I produce both large and mid-scale installations and sculptures out of what I call “femmy detritus”: brash, colorful, and lowbrow materials – including sequins, fringe, and sculpey – conventionally associated with hobby crafts and domesticity. Foregrounding questions of gender, queerness, and their intersections, my work tracks the affective and cultural circulation of meaning through which particular materials – and the bodies with which they are associated – become designated as “trash” and “waste.” Across my practice, I show how these discarded materials can be re-purposed on behalf of insurgent imaginations of queer-feminist survival. I transform materials to animate their sexual and sensual qualities, for example, by crafting penile and labial arrangements that perform and interrupt normative gender conventions. Pointing to the convergences but also the divergences between “disposable” objects and “disposable” people, my work additionally registers the vibrancy of materials and signals how, when transformed, they can take on personalities, behaviors, and attitudes irreducible to human feeling or character. I therefore view my sculptural works as inhabitants of dynamic queer communities that offer new ways of being, knowing, and relating. My work employs a maximalist aesthetic to convey the enormity and messiness of feeling in the face of the political structures that confine queer bodies. For this reason, I tend towards a direct form of address. Indeed, I want my installations to scream at you much like the prototypical 1970s feminist screams at you. In so doing, my work builds on and augments histories of queer-feminist militancy in artistic production.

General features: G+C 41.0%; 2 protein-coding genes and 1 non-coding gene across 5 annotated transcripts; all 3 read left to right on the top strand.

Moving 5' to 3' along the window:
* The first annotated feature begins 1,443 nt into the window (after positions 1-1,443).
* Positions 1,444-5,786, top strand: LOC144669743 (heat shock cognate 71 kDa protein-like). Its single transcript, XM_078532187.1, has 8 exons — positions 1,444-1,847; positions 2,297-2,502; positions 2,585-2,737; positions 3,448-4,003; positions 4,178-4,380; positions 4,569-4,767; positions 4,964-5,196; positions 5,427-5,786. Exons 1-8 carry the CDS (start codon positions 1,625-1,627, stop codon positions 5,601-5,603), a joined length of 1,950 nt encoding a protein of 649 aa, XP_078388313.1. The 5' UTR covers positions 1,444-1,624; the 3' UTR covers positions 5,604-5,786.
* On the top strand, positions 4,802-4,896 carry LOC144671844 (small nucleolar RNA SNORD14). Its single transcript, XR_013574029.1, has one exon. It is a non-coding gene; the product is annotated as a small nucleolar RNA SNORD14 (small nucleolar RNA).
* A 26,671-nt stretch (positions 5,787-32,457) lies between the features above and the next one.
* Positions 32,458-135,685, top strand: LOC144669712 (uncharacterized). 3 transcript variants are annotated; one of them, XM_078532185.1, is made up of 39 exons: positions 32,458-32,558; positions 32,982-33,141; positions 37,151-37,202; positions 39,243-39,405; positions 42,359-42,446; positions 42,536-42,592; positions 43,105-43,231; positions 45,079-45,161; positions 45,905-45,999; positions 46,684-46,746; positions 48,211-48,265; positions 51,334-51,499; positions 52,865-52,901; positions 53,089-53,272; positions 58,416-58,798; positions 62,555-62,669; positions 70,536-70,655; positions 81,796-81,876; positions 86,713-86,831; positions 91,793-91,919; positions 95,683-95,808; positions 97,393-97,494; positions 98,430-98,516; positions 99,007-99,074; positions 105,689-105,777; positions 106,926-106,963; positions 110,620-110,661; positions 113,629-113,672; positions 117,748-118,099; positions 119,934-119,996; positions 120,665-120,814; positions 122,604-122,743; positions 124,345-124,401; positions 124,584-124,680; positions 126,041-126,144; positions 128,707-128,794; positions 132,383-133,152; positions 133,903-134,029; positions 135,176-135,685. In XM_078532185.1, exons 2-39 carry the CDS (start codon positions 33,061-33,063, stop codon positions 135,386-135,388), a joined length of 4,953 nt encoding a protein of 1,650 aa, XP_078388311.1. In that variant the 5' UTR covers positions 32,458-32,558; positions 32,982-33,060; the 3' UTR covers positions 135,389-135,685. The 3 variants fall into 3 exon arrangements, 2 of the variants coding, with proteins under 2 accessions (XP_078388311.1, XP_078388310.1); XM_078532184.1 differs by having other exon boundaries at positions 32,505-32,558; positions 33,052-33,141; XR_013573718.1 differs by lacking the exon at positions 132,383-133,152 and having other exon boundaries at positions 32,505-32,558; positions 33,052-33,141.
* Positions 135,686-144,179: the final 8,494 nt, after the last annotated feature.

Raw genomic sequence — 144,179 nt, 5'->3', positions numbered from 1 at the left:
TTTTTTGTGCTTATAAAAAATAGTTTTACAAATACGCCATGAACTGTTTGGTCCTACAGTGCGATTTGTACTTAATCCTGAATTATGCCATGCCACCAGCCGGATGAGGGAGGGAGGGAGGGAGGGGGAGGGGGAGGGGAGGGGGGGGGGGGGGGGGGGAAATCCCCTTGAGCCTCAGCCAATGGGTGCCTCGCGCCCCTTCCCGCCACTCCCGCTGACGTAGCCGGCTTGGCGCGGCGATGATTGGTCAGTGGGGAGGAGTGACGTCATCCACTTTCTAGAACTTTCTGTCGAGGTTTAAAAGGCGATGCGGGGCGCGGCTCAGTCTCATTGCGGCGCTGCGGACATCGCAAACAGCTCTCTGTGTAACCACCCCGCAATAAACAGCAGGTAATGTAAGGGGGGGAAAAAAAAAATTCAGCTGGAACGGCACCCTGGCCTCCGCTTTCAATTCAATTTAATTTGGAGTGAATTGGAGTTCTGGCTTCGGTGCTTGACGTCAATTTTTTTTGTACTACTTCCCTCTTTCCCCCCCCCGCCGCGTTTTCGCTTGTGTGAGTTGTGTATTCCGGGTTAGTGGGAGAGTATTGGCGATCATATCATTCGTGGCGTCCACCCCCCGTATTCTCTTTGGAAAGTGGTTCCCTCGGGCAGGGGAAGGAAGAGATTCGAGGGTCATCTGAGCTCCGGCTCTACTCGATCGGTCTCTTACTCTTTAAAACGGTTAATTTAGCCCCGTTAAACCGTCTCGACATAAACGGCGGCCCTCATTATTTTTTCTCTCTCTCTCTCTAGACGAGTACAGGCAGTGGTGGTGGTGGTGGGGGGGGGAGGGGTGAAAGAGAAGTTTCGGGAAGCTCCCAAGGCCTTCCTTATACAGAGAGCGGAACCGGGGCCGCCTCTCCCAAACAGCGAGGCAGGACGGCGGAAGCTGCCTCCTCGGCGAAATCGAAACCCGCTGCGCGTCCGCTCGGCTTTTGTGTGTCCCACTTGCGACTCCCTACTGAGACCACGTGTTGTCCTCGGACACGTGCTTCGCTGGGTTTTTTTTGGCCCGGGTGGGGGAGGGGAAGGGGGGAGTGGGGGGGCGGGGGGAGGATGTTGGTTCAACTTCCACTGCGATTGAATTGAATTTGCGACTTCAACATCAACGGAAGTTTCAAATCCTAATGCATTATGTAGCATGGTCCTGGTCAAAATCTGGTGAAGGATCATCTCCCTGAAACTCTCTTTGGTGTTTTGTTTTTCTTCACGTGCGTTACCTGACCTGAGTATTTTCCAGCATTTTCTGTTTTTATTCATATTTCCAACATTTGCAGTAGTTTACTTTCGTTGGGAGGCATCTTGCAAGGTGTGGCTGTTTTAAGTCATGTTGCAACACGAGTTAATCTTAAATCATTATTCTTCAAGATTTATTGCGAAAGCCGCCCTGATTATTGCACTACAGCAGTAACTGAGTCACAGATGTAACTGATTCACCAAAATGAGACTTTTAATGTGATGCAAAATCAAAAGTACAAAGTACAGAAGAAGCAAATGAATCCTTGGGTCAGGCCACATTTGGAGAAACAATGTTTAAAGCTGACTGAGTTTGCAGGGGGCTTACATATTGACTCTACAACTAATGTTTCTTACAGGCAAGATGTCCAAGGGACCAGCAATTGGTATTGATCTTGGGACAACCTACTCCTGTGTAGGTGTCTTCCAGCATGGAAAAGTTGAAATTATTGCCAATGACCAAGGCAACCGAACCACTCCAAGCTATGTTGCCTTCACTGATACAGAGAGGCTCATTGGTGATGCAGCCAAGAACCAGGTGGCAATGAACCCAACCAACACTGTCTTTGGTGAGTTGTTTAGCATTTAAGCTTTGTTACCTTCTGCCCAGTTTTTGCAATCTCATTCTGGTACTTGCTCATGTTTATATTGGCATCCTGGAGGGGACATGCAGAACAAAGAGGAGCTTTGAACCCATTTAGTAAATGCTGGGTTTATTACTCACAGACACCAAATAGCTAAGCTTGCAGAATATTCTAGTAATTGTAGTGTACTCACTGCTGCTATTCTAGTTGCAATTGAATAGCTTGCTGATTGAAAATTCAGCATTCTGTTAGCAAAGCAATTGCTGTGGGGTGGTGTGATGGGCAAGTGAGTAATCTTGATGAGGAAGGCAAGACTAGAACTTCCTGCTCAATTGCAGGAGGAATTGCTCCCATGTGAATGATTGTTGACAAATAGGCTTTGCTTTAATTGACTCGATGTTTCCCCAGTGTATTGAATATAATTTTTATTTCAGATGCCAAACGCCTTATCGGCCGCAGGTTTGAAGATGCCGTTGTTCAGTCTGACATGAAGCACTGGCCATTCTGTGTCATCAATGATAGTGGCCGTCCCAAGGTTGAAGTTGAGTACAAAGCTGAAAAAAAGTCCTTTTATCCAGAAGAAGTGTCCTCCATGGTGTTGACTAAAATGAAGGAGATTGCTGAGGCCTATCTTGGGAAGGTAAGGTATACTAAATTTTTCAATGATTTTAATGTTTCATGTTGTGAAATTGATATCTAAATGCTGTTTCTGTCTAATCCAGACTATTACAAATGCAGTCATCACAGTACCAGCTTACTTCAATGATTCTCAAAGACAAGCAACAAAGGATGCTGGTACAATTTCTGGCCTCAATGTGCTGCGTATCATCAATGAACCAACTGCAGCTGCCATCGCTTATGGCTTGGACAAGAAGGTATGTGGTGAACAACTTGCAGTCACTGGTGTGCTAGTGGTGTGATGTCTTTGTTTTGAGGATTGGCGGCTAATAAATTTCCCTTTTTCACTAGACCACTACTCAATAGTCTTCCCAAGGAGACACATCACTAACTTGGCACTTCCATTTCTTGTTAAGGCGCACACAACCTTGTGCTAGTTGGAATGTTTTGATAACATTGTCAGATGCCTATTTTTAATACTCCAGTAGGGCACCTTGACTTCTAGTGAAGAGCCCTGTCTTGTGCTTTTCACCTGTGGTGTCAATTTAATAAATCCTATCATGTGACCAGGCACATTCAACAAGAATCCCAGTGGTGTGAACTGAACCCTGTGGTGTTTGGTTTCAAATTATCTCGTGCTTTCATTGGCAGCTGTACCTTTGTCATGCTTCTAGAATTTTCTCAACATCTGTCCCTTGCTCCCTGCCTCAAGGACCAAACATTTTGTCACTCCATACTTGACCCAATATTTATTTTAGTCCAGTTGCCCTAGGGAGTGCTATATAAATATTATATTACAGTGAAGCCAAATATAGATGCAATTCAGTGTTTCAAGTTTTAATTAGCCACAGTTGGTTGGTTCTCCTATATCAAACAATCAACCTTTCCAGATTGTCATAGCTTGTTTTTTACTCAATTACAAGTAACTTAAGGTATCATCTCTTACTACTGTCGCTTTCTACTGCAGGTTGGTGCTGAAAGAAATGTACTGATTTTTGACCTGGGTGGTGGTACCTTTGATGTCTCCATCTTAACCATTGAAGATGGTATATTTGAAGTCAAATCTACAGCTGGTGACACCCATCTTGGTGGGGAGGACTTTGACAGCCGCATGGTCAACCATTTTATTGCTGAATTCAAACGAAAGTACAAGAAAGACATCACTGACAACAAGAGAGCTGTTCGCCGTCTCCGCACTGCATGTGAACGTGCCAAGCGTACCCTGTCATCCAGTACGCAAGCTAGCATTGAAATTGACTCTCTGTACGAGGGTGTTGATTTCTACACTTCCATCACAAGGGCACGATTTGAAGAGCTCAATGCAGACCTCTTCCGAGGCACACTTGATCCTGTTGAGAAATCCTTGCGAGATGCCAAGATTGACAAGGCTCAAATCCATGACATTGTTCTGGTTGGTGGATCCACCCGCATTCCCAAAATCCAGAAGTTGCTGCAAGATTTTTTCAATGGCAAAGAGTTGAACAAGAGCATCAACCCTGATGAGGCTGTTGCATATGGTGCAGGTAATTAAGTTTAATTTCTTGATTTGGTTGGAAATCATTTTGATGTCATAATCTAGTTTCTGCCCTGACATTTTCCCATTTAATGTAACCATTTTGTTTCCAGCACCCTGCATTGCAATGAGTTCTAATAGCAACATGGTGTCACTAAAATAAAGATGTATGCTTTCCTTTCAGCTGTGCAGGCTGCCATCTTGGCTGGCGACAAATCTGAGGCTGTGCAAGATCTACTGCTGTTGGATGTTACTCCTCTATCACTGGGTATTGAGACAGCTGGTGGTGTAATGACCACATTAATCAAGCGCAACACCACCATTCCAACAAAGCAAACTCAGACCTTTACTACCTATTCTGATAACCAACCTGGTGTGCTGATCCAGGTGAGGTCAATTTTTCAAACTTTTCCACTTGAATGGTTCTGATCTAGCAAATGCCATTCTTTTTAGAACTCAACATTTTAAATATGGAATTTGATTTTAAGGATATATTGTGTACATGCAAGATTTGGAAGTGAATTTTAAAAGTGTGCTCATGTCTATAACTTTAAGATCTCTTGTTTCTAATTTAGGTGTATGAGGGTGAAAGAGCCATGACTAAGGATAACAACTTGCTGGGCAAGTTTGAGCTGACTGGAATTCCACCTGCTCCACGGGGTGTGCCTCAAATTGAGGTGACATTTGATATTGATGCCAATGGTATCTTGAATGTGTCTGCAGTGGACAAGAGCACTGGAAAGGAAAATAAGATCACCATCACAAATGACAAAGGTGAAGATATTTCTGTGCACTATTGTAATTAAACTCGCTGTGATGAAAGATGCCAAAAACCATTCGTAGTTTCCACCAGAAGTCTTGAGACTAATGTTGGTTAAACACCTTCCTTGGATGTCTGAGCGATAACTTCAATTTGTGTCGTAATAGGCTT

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Jesse Harrod has an MFA from the department of Fiber and Material Studies from the School of The Art Institute of Chicago and a BFA from the Nova Scotia College of Art and Design University. She is currently the Head of Fibers & Material Studies at Tyler School of Art in Philadelphia.

Harrod’s solo exhibitions include “Low Ropes Course” at NurtureArt in Brooklyn, “Toxic Shock and Hotdog” at Vox Populi in Philadelphia, and “Soft Hardware” at the Arlington Arts Center in Arlington, VA. Her work has been exhibited in numerous group exhibitions throughout the United States. These include the traveling exhibition “Queer Threads: Crafting Identity and Community,” “Towards Textiles, Material Fix” at the John Michael Kohler Art Center in Sheboygan, WI, “Feminism (n.): Plural” at the Women Made Gallery in Chicago, and “String Along” at Antenna Gallery in New Orleans. She has been awarded residencies at the Fire Island Artist’s Residency, the Open Studio Residency at Haystack Mountain School of Craft, the Icelandic Textile Center, the Vermont Studio Center, Ox-bow, and RAIR Philly. Harrod’s work will appear in two forthcoming edited collections: a book-length catalog to accompany the exhibition “Queer Threads” and an edited book published by Publication Studio Hudson that situates Harrod’s artistic practice within a larger historical and contemporary context, with contributions from Jenni Sorkin, Daniel Orendorff, Allyson Mitchell, Laurel Sparx, Anthony Romero and JD Samson..


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